Before meeting her in the speakers’ room at the IvyQ conference in February, I couldn’t have told you who Kate Bornstein was.
I could, however, tell you a bit about her book, Gender Outlaw: On Men, Women and the Rest of Us. I could tell you that it changed perspectives, lives and theories surrounding gender, orientation and identity. I could tell you that it is considered a “must-read” for queer theorists. And, though I’ve never read the whole thing, I could tell you that I was moved by the sample chapters I once picked up and read while working at Curve Magazine.
But I couldn’t really tell you anything about Kate herself until that afternoon in Providence, Rhode Island when she brought a room full of activists, scholars and students to laughter and tears and laughter again all just by being herself.
And there to record every moment was filmmaker Sam Feder.
Standing in all black on the sidelines of Kate’s conversations, Sam (whose preferred gender pronouns are they/their) stood silently discerning, taking in the scene with a keen eye, documenting their surroundings. A sharp contrast to Kate’s flamboyance, Sam was pensive and quiet, almost shy, and took awhile to open up.
But open up Sam enthusiastically did when I asked them about the documentary film in progress Kate Bornstein is a Queer and Pleasant Danger. “It’s a really important film,” they said. “It’s part of our queer history. It needs to be out there.”
Kate and Sam met in 2006 when Kate was a guest on the show “Gay USA” where Sam was the technical director. In 2007, Sam interviewed Kate for their film When the Dust Settles, a documentary series on transfeminism. Kate didn’t make it into the final film but a mutual respect grew between the two – Kate had watched and liked Sam’s critically acclaimed documentary Boy I Am and Sam had found the ability to understand their own gender identity through Kate’s work.
“Gender Outlaw made me realize how I could grow up as a queer person,” Sam said. “It’s rare to find this kind of mentor. When I finished the book, I immediately gave it to my mom to read.” Sam’s mom, a grammar teacher, is currently working on a book that includes “they” and “their” as optional singular, gender-neutral pronouns – a grammatical style that used to be common.
As Sam and their mom shows, Gender Outlaw’s reach spans across generations and out past the queer community. “I feel like I’ve developed a familial relationship with Kate,” Sam said, “Just like a lot of people do.”
Kate’s ability to open up and share her life in a warm and loving manner is the most striking characteristic of this unintended activist. “I did not go through my gender change to be an activist or to write gender theory,” Kate said that afternoon at Brown, “I went through with my gender change to be pretty.”
“I want the aesthetic of the film to match Kate’s,” Sam said, “Pretty, erratic, queer and inspirational.”
It’s hard to explain Kate Bornstein to those who haven’t met her, but “pretty, erratic, queer and inspirational” sums her up rather well. There’s a beauty about Kate that radiates outward, basking everyone around her in the warm glow of acceptance. Kate’s policy is do whatever makes you happy as long as it doesn’t hurt someone else. She’s an advocate for teens, freaks and outlaws and is known as “Auntie Kate” to her over 13,000 Twitter followers and millions of admirers.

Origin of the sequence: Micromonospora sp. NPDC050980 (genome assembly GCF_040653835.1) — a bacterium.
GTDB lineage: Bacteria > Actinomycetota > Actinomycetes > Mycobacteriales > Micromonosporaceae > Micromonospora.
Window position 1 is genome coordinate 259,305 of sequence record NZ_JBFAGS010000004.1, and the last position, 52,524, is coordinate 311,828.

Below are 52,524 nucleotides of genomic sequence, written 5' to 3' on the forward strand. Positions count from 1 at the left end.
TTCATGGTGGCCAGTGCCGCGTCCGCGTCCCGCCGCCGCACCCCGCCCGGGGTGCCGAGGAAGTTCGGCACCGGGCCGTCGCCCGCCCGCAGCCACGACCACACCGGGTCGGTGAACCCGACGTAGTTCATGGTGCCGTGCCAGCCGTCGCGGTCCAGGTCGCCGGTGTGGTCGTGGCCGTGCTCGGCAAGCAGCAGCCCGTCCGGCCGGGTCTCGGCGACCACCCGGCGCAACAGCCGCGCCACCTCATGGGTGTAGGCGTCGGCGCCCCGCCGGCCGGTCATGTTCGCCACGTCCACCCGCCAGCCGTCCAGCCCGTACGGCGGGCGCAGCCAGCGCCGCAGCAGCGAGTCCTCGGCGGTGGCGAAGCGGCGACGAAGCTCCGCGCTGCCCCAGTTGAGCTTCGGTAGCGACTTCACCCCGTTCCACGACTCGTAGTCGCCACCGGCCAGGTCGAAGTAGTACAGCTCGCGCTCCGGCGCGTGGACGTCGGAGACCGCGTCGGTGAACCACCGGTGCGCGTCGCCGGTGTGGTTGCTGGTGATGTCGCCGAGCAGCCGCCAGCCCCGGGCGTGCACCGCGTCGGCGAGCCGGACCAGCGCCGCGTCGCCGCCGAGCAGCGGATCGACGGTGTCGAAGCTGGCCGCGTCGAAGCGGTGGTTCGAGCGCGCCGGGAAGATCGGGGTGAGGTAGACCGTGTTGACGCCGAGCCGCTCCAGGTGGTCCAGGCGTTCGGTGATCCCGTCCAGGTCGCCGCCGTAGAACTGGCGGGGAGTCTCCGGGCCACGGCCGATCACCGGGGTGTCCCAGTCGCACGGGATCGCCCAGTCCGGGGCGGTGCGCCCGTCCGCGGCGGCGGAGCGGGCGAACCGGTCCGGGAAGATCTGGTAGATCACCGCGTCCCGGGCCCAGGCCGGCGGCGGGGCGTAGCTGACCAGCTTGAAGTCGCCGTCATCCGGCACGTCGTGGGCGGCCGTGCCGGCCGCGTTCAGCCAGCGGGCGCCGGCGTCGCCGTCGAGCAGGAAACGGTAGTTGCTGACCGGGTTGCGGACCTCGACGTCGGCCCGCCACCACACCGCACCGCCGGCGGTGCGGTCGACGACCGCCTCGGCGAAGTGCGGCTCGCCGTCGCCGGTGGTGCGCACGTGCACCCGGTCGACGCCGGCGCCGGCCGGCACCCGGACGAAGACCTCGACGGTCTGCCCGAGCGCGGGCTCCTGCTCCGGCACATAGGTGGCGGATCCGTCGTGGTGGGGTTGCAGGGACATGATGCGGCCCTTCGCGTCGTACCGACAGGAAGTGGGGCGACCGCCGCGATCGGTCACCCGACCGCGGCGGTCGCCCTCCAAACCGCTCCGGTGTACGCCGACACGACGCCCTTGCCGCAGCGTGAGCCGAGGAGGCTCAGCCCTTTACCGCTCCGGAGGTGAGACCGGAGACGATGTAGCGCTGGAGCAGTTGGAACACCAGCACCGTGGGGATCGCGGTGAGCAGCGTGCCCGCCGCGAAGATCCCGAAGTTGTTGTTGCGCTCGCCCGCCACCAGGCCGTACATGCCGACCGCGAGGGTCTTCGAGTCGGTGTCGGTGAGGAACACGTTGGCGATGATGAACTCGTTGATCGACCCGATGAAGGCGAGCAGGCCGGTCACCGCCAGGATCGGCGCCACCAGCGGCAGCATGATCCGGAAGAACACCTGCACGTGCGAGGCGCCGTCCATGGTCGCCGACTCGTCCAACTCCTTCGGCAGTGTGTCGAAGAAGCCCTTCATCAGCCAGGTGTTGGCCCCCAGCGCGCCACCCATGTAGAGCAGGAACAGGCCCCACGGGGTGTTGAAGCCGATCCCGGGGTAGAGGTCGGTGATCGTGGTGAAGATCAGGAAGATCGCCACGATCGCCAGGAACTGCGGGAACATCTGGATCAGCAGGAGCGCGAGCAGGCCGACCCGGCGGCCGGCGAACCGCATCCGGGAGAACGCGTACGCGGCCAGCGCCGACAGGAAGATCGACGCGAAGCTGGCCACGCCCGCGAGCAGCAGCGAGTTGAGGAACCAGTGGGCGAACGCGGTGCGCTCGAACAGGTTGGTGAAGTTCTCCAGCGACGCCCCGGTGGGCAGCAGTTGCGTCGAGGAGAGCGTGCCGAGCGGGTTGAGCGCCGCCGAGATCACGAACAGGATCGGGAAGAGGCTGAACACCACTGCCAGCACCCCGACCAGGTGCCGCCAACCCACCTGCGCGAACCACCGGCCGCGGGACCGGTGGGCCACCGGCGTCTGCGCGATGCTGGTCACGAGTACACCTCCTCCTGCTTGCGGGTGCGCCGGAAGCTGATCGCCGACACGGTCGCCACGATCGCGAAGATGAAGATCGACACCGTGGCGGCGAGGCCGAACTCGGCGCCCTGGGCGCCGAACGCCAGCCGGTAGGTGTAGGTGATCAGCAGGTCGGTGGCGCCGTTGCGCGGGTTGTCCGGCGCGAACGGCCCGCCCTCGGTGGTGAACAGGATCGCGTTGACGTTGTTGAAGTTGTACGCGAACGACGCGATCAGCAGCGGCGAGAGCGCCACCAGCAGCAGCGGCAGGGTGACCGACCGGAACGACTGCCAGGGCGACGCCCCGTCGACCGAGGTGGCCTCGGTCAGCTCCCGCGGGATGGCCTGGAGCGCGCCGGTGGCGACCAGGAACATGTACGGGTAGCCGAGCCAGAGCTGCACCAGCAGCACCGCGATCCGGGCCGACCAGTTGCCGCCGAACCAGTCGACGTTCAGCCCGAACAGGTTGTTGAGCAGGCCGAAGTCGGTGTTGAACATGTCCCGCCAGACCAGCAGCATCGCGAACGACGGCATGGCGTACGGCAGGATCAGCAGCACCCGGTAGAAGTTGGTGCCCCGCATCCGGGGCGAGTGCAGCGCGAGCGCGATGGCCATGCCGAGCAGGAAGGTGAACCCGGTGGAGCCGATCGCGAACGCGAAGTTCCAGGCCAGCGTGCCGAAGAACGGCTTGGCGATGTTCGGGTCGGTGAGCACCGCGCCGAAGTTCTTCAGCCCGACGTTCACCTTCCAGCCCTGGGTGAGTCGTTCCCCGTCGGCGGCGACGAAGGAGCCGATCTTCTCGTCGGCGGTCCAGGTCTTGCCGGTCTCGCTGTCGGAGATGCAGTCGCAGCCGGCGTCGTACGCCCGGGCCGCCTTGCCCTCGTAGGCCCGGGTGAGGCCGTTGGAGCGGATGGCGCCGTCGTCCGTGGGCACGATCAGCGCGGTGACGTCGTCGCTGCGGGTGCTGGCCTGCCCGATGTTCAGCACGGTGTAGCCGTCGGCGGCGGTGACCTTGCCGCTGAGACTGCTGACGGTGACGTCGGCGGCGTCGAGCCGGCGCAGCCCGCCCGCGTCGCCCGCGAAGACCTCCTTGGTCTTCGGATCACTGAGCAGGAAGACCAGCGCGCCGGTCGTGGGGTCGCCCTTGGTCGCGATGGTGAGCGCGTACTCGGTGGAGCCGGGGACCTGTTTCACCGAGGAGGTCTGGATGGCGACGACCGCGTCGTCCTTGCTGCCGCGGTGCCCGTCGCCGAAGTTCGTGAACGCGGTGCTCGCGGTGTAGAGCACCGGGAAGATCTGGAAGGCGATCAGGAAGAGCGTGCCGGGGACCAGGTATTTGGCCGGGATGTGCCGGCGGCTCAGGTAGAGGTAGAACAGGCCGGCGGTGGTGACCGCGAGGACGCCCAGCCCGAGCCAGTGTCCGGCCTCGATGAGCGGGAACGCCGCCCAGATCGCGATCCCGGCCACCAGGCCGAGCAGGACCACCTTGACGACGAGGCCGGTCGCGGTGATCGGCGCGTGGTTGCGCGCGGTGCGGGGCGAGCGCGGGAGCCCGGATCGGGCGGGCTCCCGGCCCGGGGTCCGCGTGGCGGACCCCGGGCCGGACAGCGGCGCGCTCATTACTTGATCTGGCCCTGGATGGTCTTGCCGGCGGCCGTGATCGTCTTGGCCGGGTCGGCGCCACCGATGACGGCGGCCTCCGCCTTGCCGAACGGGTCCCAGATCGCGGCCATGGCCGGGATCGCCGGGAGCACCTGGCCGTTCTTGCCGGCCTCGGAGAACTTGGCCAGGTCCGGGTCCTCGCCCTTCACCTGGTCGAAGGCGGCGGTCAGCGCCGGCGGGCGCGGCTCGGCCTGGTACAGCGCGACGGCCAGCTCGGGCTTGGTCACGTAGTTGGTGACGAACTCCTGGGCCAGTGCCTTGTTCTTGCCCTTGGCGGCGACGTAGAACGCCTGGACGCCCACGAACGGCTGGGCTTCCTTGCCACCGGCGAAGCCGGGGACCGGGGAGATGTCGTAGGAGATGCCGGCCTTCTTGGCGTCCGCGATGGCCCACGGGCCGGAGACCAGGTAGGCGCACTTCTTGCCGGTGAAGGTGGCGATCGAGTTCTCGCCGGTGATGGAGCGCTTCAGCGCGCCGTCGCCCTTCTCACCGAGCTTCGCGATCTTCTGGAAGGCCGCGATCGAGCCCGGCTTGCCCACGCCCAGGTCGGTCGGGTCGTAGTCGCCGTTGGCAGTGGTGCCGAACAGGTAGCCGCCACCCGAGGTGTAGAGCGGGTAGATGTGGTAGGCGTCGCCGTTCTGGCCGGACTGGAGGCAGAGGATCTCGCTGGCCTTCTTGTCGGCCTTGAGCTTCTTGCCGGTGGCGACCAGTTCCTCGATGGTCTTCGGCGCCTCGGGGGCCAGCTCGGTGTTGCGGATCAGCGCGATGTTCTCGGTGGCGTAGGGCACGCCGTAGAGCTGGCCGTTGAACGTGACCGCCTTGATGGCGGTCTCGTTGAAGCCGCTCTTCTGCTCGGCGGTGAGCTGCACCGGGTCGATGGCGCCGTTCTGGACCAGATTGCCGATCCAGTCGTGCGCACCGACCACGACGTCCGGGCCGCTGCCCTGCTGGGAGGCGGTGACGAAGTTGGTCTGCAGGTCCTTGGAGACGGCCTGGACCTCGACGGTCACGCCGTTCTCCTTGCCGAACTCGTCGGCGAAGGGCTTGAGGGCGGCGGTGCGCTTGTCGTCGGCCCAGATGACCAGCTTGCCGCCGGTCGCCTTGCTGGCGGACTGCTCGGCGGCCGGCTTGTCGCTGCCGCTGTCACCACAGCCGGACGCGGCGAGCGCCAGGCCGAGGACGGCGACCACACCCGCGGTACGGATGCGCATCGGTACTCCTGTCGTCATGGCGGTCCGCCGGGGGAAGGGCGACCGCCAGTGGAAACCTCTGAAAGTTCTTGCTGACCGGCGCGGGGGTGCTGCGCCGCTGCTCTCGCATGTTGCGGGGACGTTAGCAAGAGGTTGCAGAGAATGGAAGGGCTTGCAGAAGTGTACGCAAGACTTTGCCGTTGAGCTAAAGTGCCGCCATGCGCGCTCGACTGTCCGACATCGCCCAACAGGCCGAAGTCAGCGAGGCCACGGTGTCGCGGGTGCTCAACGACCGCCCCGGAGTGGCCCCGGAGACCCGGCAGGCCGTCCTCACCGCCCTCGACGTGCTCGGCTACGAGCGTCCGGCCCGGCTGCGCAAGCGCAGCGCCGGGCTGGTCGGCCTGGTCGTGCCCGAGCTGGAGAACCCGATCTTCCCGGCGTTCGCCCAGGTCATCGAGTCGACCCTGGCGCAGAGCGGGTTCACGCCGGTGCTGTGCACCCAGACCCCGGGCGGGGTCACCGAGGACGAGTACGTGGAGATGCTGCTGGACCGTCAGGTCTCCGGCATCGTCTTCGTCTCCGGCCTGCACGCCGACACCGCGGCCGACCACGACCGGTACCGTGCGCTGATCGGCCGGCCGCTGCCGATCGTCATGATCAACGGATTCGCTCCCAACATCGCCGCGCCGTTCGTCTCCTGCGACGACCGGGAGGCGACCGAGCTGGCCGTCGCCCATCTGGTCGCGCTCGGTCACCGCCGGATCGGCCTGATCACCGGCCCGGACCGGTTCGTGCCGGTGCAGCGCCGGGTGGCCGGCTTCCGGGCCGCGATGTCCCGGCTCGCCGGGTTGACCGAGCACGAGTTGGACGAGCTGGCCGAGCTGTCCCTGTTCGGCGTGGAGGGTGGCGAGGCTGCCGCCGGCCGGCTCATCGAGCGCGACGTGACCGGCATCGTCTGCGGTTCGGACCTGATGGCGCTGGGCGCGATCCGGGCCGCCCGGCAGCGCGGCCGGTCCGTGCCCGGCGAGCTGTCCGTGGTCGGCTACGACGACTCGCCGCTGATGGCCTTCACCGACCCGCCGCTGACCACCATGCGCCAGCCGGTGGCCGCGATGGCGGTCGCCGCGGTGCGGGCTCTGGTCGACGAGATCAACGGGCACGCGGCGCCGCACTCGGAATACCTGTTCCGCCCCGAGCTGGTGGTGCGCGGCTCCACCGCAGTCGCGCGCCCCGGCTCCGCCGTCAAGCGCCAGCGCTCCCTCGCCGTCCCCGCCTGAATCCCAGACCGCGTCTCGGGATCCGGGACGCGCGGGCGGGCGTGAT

To filmmaker Sam Feder, Kate Bornstein is an inspiration, both as an activist and as a human being. “Kate and her partner [sex educator and artist Barbara Carrellas] have been together for fifteen years. In addition to [inspiring me through] her work on gender theory, her relationships are role models for me as well,” Sam said.
“Spend that much time with someone asking them personal questions,” Sam says of their relationship with Kate, “And you get to know them. Our relationship has transcended the film and I feel lucky for that.”
Sam even occasionally babysits Kate’s dogs and is in particular love with Calla Lilly, a pug that plays a significant part in the film. “We should subtitle the movie ‘A Film About Calla Lilly,” Sam jokes of the dog’s starring role.
Sam’s closeness with their subject and Kate’s willingness to honestly and candidly open up makes for an amazing combination and an intensely personal film, or at least the small bit I’ve seen so far in the Kickstarter video.
I want to see the whole thing finished, up on the big screen, in a theater near me and you. Which is why I’m asking every one of you to go to Sam and Kate’s Kickstarter page and give a little – or a lot – to help keep this project going. As of now, the project is fully self-funded, but significant help is needed to make it the high-quality, full-length feature that a force of good like Kate Bornstein deserves.
If you can’t help financially, spread the word online about the project and help bring awareness to Kate and the wonderful work she does. Join the film’s Facebook page and most importantly, go see the film when it comes out!
If you can’t wait until then to get your fix of Kate’s inspirational words or Sam’s beautiful images, go out and grab a copy of Kate’s new memoir Queer and Pleasant Danger and get Sam’s award winning film Boy I Am from Women Make Movies.
Editor’s note: On June 4, 2012, Sam and Kate reached their $20,000 minimum to get this project funded! However, $20k is the absolute bare minimum they need, so you should still donate and help make this film as spectacular as possible. Here’s a run-down from Sam of where additional money over the $20k minimum will go:
- Hire an editor for the final cut (15k – 20k)
- Score the film (3k-5k)
- Color correction (6K)
- Audio Mix (10K)
- Promo (5K)
- Distro (3k-5K)
There’s also a shirt design competition for backers, so ya’ll should get in on that as well.
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